2. Oh what a SHOCKER! But I hear you. Did I ever tell you that I had chicken pox when I was 8 weeks pregnant with my son? Now THAT’S a whole other story…..

  3. Oh, what a scare when he was a baby!
    And how awful for him (and you) to have to go through that.
    Both my kids are immunized so I hope that means they’re safe!!

  4. Agh! Chicken pox. I had the displeasure of getting the pox two weeks after my belated honeymoon to Malaysia in 2000. I felt off one day, so had the day off work, then woke up and thought I was obviously run down because of a “pimple” on my forehead. Then I unrobed to shower and WOWZAS – “pimples” everywhere!

    I had two weeks off work. Many episodes of Bold & The Beautiful were viewed. I was bored out of my brain – not to mention itchy.

    Hubby had to take a work trip, and was keen to fly someone from Perth over to look after me, but I insisted I was fine. He shopped for food, and for 1 week, he bought about 3 loaves of bread, a half dozen tv dinners, 3 litres of milk, loads of snacks – I guess he didn’t take in to consideration I wouldn’t be very hungry! It was very sweet though.

    Our boys have all been vaccinated, and I think it’s also something they suggest women have done before getting pregnant too. Fortunately, I had my “immunity” because of my illness. There’s one good thing from getting it!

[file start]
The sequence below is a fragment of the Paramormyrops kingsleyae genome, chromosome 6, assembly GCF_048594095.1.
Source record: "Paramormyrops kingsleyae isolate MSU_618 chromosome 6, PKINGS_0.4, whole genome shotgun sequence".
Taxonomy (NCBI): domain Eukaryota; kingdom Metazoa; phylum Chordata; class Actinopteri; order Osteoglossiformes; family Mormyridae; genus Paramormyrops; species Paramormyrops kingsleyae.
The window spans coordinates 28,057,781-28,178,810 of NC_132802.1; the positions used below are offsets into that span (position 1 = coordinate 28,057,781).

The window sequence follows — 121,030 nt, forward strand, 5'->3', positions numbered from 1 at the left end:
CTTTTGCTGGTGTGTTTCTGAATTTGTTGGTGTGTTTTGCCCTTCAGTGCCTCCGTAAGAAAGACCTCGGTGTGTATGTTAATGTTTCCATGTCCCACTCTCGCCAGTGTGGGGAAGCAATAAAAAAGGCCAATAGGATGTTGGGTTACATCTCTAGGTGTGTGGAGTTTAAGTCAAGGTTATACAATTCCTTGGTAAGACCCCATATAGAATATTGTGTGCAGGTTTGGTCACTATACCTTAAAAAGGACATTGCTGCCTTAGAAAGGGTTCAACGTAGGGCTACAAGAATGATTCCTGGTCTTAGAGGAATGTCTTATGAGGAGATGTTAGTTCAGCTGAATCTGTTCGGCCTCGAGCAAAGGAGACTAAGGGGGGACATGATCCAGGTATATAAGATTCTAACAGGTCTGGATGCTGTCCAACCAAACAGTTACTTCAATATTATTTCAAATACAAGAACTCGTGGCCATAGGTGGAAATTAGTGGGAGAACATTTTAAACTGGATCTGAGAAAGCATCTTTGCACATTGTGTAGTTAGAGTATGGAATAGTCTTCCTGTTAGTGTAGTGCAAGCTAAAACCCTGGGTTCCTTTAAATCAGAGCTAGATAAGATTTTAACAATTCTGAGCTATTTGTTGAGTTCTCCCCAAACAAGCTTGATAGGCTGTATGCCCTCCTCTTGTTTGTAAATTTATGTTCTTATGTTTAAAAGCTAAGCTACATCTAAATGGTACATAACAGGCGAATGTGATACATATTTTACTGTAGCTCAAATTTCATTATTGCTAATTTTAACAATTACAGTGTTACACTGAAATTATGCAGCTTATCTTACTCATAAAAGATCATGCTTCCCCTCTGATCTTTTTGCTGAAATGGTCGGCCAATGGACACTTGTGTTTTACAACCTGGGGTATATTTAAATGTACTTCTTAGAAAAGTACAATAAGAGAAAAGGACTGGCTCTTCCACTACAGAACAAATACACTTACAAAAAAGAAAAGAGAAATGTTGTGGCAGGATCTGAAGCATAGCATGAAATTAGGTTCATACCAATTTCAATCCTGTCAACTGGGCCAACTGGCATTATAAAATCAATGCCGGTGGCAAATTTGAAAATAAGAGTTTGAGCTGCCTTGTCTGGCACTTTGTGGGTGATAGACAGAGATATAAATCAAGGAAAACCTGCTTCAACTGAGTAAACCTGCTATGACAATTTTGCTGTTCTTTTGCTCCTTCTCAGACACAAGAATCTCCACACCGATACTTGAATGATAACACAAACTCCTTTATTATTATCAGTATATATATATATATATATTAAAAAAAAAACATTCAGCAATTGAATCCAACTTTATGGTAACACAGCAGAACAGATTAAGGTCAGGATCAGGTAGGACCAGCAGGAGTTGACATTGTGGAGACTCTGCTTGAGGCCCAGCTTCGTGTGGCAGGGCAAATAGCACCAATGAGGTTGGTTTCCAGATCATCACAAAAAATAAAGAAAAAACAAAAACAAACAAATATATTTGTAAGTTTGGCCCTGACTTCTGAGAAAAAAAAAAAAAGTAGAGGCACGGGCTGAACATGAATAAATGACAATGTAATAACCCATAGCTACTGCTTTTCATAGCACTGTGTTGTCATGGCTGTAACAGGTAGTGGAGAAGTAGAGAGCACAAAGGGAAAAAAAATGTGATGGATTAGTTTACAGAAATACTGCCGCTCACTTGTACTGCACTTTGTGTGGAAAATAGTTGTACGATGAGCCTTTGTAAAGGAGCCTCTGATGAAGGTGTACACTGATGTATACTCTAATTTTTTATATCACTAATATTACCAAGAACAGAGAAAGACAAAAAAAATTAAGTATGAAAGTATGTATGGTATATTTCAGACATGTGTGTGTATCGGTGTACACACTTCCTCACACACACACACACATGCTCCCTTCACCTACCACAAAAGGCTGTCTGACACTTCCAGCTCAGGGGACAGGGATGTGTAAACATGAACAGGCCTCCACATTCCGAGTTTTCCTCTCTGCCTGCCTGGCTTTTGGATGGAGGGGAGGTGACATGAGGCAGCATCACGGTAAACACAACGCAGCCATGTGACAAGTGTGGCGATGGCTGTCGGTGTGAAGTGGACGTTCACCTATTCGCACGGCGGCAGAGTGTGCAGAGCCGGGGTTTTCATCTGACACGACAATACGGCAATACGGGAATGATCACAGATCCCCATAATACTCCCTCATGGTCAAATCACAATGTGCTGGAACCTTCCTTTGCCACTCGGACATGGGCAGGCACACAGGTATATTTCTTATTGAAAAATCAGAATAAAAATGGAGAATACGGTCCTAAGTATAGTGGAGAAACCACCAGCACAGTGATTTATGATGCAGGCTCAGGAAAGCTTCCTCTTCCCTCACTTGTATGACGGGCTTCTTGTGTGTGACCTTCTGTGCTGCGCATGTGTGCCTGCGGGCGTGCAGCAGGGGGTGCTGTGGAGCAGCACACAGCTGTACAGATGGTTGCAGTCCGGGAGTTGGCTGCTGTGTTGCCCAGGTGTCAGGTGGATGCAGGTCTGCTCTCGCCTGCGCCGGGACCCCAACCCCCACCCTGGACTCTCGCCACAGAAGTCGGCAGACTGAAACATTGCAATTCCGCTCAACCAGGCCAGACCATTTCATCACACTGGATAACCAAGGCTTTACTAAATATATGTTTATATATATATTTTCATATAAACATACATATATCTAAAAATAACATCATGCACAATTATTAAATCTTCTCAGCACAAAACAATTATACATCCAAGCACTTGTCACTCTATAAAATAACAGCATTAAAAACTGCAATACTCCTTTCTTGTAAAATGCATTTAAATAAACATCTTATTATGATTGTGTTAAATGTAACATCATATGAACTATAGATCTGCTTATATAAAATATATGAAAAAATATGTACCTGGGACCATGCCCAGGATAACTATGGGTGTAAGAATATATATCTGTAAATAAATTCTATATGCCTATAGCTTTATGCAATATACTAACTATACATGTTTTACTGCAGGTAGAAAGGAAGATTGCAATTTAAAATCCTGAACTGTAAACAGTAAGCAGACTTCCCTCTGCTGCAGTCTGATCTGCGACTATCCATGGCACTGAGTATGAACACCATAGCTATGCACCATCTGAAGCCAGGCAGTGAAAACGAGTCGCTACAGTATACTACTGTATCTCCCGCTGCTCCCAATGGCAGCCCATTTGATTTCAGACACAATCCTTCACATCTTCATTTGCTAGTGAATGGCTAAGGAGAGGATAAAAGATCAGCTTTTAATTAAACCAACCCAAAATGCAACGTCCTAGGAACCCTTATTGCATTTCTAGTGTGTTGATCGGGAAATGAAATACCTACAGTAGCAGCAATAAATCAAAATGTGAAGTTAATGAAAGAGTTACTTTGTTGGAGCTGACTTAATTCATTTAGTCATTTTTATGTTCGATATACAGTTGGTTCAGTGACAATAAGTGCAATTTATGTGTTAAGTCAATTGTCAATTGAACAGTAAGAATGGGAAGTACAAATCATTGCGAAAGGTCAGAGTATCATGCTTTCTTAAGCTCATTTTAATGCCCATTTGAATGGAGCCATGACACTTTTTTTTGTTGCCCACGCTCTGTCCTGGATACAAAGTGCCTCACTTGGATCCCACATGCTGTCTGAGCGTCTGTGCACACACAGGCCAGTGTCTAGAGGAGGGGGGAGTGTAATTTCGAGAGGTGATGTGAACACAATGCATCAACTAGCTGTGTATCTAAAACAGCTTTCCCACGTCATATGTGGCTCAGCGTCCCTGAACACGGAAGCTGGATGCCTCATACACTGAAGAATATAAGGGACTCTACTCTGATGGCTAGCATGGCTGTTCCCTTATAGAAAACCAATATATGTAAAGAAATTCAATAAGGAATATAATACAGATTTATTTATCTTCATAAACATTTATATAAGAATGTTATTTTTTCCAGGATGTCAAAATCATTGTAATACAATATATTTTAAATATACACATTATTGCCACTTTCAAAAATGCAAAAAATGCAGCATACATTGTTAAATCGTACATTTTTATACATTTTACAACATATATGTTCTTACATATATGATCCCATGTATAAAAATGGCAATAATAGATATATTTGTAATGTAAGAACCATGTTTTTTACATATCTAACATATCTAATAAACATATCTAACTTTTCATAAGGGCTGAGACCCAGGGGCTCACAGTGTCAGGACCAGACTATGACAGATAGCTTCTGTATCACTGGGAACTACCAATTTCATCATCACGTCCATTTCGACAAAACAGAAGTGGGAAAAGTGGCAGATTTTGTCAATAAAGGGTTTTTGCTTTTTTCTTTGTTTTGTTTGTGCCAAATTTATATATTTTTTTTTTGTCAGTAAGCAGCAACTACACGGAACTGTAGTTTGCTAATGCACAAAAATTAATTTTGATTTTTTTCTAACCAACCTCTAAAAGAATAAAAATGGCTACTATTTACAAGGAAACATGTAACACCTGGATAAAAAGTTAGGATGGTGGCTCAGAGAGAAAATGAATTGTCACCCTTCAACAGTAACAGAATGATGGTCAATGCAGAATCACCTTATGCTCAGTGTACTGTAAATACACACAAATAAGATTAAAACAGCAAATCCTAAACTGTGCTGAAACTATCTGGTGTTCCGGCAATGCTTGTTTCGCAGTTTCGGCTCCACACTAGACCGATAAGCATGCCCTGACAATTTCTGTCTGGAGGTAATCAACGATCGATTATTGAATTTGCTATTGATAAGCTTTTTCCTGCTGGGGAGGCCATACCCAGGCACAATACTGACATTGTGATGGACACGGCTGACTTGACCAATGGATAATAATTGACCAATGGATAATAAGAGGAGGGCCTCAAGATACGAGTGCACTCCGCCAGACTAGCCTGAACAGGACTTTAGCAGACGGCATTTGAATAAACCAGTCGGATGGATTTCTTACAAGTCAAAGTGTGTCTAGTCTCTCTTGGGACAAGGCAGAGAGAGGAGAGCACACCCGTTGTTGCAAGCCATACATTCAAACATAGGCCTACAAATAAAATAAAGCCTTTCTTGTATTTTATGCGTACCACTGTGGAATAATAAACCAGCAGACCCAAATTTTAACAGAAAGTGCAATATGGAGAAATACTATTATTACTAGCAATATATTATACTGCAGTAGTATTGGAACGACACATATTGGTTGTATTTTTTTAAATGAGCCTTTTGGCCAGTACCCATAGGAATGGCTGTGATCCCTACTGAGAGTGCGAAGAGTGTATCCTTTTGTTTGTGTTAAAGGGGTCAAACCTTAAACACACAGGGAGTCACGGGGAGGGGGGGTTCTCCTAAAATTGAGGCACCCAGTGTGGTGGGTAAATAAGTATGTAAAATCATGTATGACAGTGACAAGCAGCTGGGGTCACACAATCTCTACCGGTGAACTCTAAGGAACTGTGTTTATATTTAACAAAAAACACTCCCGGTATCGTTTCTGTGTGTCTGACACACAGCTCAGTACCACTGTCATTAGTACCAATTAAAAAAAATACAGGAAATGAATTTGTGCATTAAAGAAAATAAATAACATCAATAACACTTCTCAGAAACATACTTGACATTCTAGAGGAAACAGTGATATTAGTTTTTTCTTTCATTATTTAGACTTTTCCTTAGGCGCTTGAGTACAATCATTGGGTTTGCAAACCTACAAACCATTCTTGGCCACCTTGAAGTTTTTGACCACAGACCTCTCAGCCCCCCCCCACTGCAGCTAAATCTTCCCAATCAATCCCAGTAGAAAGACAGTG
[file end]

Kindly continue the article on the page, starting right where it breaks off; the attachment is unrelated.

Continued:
5. Thanx Jayne.. Poor, poor sick boy.. That sounds terrible! Your boy has such a generous spirit… xx
    I think the problem is that chicken pox has always been seen as a childhood illness. They never knew much more about it than that.. The vaccine has only been manufactured in recent years because they now know more about chickenpox and that it can lead to shingles later in life.. If you have the choice now between getting your children immunized or letting them contract it, get them immunized! If you have “had” chickenpox and are still unsure of your levels of immunity, then you can have your levels of immunity tested with a simple blood test. My sister only had a mild case of chicken pox as a child, not enough to build her immunity, so has now had the vaccine as well.

  6. Carol

    Pox. Yes indeedy. My kids escaped it long enough to be vaccinated. Glad about that because I had chickenpox as a kid, as you do (or did), and have since had two bouts of shingles. Oh yes I have!

    The last one was only a few years ago and was so horrid I had to take a whole MONTH off work! With two small boys … geez … nightmarish stuff.

    I recall one day lying on the lounge feeling really sorry for myself, with a small child who was also unwell with some other unmemorable grot lying on top of me … as I watched a house full of workmen pull the walls and ceiling out of my kitchen.